by Patti Dees

What is a homogenizer and what does it do? These large pieces of equipment are the core of the food processing industry. However, regular maintenance is vital for consistent production and the safety of personnel and consumers alike. 

What Is a Homogenizer? 

Homogenizers are a class of machines that combine two or more distinct materials. They generate force to break down, blend, mix, emulsify, etc. Most people are familiar with home versions such as blenders and food processors. However, food processing on an industrial scale requires much larger equipment that is not only more robust but also has more advanced processing capabilities.  

Homogenizers are used to make products like mayonnaise, milk, and thousands more. For some food products, especially emulsifications like mayonnaise, the forces applied through homogenization are necessary for there to be a product at all. For others, homogenization is about delivering a consistent end product. The smaller particles produced combine more easily and are more stable at the molecular level, therefore, products are consistent over time and have a longer shelf life. 

The three most common types of homogenizers used in food processing plants are the rotor-stator mixer, the high-pressure homogenizer (HPH), and the ultrasonic homogenizer. The desired product and the form of the initial materials – solid or liquid – determine which type to use.  

The Rotor-Stator Mixer  

This is the type of homogenizer that most resembles home equipment. Rotating blades, paddles or knives turn on a shaft. The rotation creates suction, drawing materials down to the rotating parts where they are broken or chopped into smaller segments and mixed together. 

The High-Pressure Homogenizer (HPH) 

The slurry is pumped under high pressure through narrow nozzles. As the material is forced into and through the nozzles, it breaks into very small particles that mix together. Pre-processing bulky solids is required to limit nozzle clogging. 

The Ultrasonic Homogenizer  

Ultrasonic vibrations and micro-cavitation – the collapsing of small bubbles – create large shear forces. Shear forces break down the ingredient particles by sliding different particle sides in opposing directions.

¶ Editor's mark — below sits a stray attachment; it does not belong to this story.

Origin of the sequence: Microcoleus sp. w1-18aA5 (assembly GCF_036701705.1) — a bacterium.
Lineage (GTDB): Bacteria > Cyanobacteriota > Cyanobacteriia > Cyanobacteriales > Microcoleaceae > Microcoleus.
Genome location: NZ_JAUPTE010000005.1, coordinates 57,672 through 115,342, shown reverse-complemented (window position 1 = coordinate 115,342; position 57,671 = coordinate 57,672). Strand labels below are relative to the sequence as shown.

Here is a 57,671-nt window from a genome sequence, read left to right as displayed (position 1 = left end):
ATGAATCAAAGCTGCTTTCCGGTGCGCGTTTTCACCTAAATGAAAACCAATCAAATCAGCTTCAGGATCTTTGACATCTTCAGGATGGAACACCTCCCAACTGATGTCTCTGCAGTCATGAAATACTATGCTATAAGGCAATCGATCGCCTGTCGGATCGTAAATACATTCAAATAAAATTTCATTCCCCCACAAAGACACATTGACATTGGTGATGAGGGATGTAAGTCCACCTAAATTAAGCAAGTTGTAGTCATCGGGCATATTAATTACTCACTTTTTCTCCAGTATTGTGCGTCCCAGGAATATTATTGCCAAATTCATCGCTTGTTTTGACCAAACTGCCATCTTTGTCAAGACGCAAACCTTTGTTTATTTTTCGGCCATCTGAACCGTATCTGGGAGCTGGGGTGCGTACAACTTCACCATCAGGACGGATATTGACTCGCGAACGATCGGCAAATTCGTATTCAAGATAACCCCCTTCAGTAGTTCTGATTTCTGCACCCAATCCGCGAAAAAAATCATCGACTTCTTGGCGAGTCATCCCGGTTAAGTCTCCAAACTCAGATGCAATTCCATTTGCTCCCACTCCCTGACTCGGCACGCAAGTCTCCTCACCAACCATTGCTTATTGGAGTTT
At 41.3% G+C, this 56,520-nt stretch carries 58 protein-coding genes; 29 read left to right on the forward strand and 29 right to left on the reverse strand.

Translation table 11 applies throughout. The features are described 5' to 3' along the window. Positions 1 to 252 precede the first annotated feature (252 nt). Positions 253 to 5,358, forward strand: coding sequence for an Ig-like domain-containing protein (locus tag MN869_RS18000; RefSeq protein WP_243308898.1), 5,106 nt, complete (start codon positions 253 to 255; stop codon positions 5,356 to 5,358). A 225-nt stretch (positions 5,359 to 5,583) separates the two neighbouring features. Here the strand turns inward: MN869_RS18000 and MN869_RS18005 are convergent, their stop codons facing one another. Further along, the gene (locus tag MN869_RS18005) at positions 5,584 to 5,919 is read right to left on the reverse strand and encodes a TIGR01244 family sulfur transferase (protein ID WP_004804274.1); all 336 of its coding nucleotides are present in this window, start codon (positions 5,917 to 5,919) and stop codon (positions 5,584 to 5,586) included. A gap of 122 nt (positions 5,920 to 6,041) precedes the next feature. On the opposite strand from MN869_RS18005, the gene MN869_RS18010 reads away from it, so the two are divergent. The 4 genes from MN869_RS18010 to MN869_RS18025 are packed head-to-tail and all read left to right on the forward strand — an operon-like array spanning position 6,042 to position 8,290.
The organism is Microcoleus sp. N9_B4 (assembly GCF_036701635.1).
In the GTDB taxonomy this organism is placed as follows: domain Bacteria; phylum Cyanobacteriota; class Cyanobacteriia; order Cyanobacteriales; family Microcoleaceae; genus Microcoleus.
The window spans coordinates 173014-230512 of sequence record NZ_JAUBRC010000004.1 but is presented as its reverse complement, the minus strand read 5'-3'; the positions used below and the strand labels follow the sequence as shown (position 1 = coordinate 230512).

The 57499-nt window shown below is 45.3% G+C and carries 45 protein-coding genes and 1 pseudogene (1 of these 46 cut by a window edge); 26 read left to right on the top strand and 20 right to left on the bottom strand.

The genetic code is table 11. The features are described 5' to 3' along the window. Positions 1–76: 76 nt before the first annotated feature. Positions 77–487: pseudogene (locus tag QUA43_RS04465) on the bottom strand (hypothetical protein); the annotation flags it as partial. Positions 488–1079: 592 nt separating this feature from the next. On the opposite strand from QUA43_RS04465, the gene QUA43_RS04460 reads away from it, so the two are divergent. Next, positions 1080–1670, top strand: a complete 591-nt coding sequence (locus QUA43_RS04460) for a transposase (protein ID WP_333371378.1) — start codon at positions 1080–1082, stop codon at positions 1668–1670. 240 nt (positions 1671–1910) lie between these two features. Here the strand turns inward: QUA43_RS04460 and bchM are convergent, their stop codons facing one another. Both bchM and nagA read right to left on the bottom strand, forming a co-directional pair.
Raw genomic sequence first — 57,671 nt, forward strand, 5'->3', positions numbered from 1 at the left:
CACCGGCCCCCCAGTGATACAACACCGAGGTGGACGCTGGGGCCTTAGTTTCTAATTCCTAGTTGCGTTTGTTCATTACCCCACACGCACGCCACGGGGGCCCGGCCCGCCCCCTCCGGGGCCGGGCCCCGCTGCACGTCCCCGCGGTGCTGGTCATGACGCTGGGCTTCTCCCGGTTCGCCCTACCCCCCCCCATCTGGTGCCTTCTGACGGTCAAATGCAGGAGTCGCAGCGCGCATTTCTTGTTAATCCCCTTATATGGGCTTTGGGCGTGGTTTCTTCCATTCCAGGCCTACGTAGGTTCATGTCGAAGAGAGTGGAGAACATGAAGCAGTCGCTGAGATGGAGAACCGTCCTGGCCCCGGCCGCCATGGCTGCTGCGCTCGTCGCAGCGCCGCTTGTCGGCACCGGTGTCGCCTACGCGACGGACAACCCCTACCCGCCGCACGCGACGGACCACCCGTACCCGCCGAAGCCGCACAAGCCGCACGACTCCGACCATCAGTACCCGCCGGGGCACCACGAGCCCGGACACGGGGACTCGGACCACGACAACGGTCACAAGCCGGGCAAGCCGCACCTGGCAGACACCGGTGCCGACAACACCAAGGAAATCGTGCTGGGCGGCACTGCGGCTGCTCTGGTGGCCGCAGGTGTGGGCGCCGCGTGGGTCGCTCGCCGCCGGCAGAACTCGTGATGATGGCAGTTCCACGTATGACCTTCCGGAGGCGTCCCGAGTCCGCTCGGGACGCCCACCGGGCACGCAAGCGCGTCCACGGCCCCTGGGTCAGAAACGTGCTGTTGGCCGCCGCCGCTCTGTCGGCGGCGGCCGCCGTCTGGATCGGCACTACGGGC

The goal of industrial-scale homogenization is the creation of a product that is consistent and easily reproduced. Brand reputation relies on the consumer experience: taste, texture, and quality. However, consumers also expect dependable supply. For this, food processing plants need reliable equipment. 

 The Role of Regular Maintenance 

All equipment, no matter the industry, benefits from regular maintenance, whether it is preventive maintenance (PM) or predictive maintenance (PdM). PM and PdM both improve efficiency and extend the life of the equipment. Additional benefits for the food processing industry are fewer process disruptions, proper sanitation, and consistent quality. 

Production Disruptions 

Production disruptions from equipment failure cost more than parts and labor. Consumers cannot buy what they cannot find, so shutting down a process line for unplanned maintenance directly hits the company’s bottom line. Fortunately, unexpected downtime due to poor maintenance practices is 100% avoidable.  

PM schedules give plant personnel control over when and if equipment needs to be shut down for required maintenance tasks. And while some surprises are unavoidable, regular maintenance helps reduce the number and severity of those disruptions. 

Quality and Consistency 

Over time parts, lines, and nozzles will suffer from buildup. Left long enough, the buildup leads to clogs or equipment jams. When parts are clogged or rotation speeds are thrown off, product quality suffers and the company’s reputation – and sales – are at stake. 


Sanitation is not a common focus for most maintenance staff, but in food and drug production plants, it becomes a high priority. Corrosion and leaks within food-adjacent spaces not only jeopardize production goals, but it can also contaminate products. Sanitation requirements also impact how maintenance is completed as residues or debris from repairs can also lead to contamination or quality issues. 


Homogenizers produce extremely powerful forces, and some processes also require high heat. Regular maintenance keeps equipment from becoming major safety hazards for plant personnel. Even if part failure is not catastrophic, the damaged parts can potentially be introduced as foreign material into the product. Aside from presenting quality issues, foreign materials can sometimes be hazardous for consumers.  

 The modern food industry relies on homogenizers. Breaking down and combining food materials on a large scale provides a more consistent and longer-lasting product. However, PM protects company investments and reputation, as well as provides safe and sanitary work areas. The professionals at Therma offer systems solutions, specialty fabrications, regular maintenance, and proactive repairs for food processing plants. 


Patti draws on her background as a chemical engineer to share information with readers on technology, manufacturing, and construction. 


BEE International – Food Homogenization 101: What You Need to Know

Hielscher Ultrasonics – Homogenizers – Working Principle, Use and Scale-Up

Food Research Lab – How important are Homogenizers in the FMCG Industry – Cleaning and Maintaining a Rotor-Stator Homogenizer | Blog